The very first crucial step is honesty. You’ve got to forget about protecting your ego. None of that matters when your hat is on fire. You have to diagnose and identify the problem and then solve it. But that is actually easier said than done. Everybody’s natural response is to cover up what happened as fast as they can. But really, there is no shame in screwing up. The only shame would be to give up without a fight. If you were genuinely trying your best, there is nothing to be ashamed of. Beating yourself up over it, won’t do you any good. Be honest with yourself and others. Brush the dirt off your clothes and move on.
You’re not married to your ‘experiments’. When one of your ideas proves itself unsuccessful, don’t do it again! Move on to the next way of achieving your overall goal. You don’t have to invest all your identity and self-esteem into one particular idea. Be flexible enough to change directions in your life as you learn, grow, and change. Don’t cling obsessively to something.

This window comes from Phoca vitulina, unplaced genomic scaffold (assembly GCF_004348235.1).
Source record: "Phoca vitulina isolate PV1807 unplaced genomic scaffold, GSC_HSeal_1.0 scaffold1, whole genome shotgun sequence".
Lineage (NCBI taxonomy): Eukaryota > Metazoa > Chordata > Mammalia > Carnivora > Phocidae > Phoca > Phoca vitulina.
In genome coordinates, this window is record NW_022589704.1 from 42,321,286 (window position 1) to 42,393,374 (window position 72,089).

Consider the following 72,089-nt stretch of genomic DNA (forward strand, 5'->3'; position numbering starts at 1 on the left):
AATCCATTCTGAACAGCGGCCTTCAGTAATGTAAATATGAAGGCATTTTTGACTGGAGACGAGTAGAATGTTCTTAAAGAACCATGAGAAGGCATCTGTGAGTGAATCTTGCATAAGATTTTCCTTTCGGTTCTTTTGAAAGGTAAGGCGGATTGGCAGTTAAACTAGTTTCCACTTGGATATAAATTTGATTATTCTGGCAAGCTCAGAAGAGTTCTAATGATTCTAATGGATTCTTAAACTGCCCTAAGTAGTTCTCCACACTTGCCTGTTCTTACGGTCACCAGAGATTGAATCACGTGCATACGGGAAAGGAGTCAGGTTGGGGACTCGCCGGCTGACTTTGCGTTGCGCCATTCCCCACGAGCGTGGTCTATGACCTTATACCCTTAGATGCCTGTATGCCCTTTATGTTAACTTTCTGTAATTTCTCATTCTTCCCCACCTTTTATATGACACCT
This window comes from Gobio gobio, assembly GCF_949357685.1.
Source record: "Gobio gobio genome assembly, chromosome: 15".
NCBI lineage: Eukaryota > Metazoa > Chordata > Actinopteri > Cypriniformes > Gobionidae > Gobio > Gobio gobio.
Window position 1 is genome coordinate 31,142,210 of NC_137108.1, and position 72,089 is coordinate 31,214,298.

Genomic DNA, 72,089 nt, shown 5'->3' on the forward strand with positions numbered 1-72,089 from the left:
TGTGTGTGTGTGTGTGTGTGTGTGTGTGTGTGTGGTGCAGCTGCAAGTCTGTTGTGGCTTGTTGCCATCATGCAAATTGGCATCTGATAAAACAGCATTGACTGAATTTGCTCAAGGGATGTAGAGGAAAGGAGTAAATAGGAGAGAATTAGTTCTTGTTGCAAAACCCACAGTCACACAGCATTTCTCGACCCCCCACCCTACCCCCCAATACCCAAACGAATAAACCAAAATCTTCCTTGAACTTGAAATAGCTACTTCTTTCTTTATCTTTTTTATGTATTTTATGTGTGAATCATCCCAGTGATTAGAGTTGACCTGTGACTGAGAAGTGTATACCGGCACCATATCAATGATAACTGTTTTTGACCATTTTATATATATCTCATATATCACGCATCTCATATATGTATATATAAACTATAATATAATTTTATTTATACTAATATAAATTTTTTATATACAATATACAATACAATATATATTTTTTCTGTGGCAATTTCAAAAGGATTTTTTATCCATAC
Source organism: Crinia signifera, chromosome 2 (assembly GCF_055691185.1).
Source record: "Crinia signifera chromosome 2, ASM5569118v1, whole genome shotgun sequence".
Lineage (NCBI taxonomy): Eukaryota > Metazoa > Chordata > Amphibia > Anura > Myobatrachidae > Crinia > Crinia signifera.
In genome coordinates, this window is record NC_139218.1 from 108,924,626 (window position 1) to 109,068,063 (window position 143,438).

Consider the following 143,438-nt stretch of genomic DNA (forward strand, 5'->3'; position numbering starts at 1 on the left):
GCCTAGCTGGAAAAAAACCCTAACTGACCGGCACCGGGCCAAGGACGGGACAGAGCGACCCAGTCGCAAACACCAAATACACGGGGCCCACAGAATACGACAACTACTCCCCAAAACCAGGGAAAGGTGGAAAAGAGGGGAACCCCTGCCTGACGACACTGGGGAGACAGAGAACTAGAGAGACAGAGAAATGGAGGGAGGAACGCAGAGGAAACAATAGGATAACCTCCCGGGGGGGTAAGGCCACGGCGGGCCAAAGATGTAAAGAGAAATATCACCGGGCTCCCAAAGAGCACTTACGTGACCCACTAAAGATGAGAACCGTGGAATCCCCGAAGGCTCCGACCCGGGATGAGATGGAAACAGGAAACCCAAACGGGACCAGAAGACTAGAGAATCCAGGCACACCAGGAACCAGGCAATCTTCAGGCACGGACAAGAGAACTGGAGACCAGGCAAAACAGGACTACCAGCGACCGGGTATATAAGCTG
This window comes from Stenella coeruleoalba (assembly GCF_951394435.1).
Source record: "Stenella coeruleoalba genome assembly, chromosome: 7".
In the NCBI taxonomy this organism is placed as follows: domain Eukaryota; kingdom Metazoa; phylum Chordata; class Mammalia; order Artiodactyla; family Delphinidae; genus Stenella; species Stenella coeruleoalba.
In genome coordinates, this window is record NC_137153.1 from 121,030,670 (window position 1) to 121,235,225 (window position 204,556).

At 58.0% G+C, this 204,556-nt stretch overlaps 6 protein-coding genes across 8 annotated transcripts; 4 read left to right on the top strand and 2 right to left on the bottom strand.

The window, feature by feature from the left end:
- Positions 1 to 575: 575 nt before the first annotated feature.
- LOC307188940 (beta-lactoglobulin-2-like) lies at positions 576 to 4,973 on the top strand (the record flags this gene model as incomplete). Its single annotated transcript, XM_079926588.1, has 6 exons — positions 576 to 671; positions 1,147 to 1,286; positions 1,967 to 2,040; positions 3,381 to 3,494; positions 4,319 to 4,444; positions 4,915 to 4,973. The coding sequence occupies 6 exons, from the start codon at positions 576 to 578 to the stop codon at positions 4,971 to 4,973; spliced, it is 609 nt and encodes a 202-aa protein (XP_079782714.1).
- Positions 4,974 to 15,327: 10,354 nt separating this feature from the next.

Ever tried. Ever failed. No matter. Try Again. Fail again. Fail better. – Samuel Beckett
Failure is just success in disguise.
What took me some time to realize is that a failure is hardly ever a true failure. It’s very hard – if not impossible – to completely and utterly fail. Let’s assume you only reached 30% of your goal. Seems like a failure right? Well, no. You’re still 30% ahead of those who never tried, and you’re more than a third closer to your goal.
Failure means you’re out there. You may be stumbling, even falling sometimes, but you’re moving forward. That, in turn, will result in connections with people who could help you succeed, it will get you involved in situations where opportunities can arise, while at the same time you are continuing to learn and progress.
Exposing yourself to the risk of failure clearly means you’re stacking the deck in your favor. Don’t miss out! ;-)